Do we have a problem if it works?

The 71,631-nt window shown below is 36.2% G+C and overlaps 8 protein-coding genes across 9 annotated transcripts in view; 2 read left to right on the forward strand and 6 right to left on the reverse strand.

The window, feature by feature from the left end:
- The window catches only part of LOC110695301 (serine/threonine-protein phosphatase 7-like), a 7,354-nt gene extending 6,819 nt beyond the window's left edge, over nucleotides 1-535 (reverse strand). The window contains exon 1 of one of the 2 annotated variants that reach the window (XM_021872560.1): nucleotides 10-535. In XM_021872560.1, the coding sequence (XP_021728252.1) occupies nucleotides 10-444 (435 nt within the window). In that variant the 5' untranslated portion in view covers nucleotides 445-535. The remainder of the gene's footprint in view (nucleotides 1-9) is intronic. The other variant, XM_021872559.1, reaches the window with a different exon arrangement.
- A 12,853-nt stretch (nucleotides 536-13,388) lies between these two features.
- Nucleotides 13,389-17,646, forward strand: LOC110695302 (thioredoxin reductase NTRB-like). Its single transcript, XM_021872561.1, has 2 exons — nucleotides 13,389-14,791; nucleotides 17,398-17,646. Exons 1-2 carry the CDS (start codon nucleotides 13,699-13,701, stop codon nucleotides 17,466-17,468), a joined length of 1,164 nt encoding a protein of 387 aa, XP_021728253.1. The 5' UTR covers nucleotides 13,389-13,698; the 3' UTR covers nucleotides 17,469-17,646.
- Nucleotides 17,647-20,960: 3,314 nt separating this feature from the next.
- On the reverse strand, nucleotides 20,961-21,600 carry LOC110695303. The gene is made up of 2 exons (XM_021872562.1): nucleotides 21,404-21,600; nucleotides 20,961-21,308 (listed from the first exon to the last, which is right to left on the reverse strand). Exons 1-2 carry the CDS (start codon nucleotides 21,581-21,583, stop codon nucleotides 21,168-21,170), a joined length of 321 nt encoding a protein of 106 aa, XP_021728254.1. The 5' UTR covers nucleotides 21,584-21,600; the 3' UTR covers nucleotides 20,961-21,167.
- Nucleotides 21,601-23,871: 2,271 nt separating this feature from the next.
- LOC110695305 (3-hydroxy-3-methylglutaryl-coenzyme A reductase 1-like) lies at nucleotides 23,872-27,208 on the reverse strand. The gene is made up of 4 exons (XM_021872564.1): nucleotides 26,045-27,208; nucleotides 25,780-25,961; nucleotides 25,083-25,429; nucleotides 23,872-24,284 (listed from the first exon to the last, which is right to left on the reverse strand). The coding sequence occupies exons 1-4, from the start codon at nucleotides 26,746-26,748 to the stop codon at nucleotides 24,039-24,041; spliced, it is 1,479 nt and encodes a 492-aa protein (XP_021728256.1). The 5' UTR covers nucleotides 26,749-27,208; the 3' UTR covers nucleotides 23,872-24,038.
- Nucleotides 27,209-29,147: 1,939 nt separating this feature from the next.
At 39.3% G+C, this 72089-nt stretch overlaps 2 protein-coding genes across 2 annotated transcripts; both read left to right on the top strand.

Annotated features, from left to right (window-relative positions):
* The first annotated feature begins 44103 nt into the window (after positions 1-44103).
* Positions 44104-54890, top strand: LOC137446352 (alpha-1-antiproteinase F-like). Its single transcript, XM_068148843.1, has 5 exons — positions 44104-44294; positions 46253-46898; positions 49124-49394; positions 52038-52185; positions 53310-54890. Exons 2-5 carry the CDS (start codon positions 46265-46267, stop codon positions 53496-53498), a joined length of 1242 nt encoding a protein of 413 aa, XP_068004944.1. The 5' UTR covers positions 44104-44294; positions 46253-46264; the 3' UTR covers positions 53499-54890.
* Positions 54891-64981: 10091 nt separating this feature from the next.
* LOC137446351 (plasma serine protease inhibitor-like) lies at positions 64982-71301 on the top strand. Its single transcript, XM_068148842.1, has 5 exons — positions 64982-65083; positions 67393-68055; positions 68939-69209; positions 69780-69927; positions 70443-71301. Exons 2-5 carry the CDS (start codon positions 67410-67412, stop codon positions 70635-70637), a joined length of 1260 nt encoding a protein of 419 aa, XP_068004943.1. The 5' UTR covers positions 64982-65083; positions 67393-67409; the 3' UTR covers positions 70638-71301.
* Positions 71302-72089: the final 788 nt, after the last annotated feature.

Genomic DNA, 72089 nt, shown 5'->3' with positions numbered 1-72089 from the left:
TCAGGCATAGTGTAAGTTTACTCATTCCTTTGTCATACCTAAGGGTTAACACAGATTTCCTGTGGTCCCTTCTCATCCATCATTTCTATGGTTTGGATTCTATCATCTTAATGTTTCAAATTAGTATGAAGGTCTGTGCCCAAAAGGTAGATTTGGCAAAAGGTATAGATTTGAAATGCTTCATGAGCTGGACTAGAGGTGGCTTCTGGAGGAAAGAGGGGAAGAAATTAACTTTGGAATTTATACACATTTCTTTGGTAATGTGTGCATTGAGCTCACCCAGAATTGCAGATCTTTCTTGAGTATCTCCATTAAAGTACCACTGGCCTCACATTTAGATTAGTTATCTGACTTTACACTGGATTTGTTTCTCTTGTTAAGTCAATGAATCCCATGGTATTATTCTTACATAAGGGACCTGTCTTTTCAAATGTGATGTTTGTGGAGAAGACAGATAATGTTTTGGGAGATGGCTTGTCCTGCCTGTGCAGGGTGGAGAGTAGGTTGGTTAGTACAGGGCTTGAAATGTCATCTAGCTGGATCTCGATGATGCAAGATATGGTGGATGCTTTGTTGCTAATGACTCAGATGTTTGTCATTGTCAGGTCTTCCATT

Recently I have become more positive on the outlook for the European and US economies. It seems like the ECB has finally recognised that it need to ease monetary policy to avoid a deflationary disaster and judging from the development in broad monetary aggregates in the US there are signs that things are also moving in the right direction in the US economy. If investors and consumers are jumping on the happy-go-lucky bandwagon then we might even see the money velocity in the US and the euro zone begin to inch up. If both broad money supply growth is picking up and velocity would be inching upward then nominal GDP and inflation would also be accelerating and as any Market Monetarist will tell you expectations are key so the recovery could be very swift if market participants start to think that central banks are willing to accept as short-term pick up inflation to achieve a higher level of NGDP. Lets be really optimistic and say that US inflation jumps to 5% in the coming half year and real GDP also increases to 5% (there are no signs that that is happening). That would give us 10% NGDP growth and we would finally be closing the “NGDP gap” and start to return to the pre-crisis trend. What would happen in that situation? Well, some of us would happy, but there is no doubt that the fears of “runaway inflation” would increase. As somebody asked me the other day “will you be able to stop inflation getting out of control if you have 2 years in a row with 5 or 7% inflation?” My answer was “Clearly!”, but I must also admit that I am more worried than that answer reflected. Hence, in my view there is a real risk that if monetary policy is eased in the present “stealth” fashion then it will be much harder to anchor expectations – and more importantly it might be harder to get policy makers back to the idea that high inflation is bad. No, please do remember that we are not inflationists. Inflation is bad - at least demand inflation is bad. Therefore, I think that even if nominal GDP growth starts to pick up I think is extremely important that we keep arguing in favour of NGDP level targeting. We don’t want “stimulus” to bring us out of the present mess. No, we want a monetary regime that ensures us against ever to get into this situation again. So yes, we should clearly argue for monetary easing now, but it is much more important that sound monetary regimes are implemented. Lets say I had the choice between increasing euro NGDP with 15% right now but also maintain the overall present monetary regime in Europe (with all its faults) or have a monetary regime based NGDP level targeting (but from present levels) then I surely would prefer the later.